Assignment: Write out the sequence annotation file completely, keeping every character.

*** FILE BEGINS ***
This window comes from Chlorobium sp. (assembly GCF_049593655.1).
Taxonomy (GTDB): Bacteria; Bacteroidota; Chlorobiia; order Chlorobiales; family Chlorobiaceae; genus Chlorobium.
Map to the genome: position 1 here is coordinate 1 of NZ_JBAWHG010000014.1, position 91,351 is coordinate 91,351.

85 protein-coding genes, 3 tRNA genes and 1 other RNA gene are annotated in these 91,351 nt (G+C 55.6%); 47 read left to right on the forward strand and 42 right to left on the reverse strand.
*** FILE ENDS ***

This window comes from Chlorobium sp. (assembly GCF_049593655.1).
Taxonomy (GTDB): Bacteria; Bacteroidota; Chlorobiia; order Chlorobiales; family Chlorobiaceae; genus Chlorobium.
Map to the genome: position 1 here is coordinate 1 of NZ_JBAWHG010000014.1, position 91,351 is coordinate 91,351.

85 protein-coding genes, 3 tRNA genes and 1 other RNA gene are annotated in these 91,351 nt (G+C 55.6%); 47 read left to right on the forward strand and 42 right to left on the reverse strand.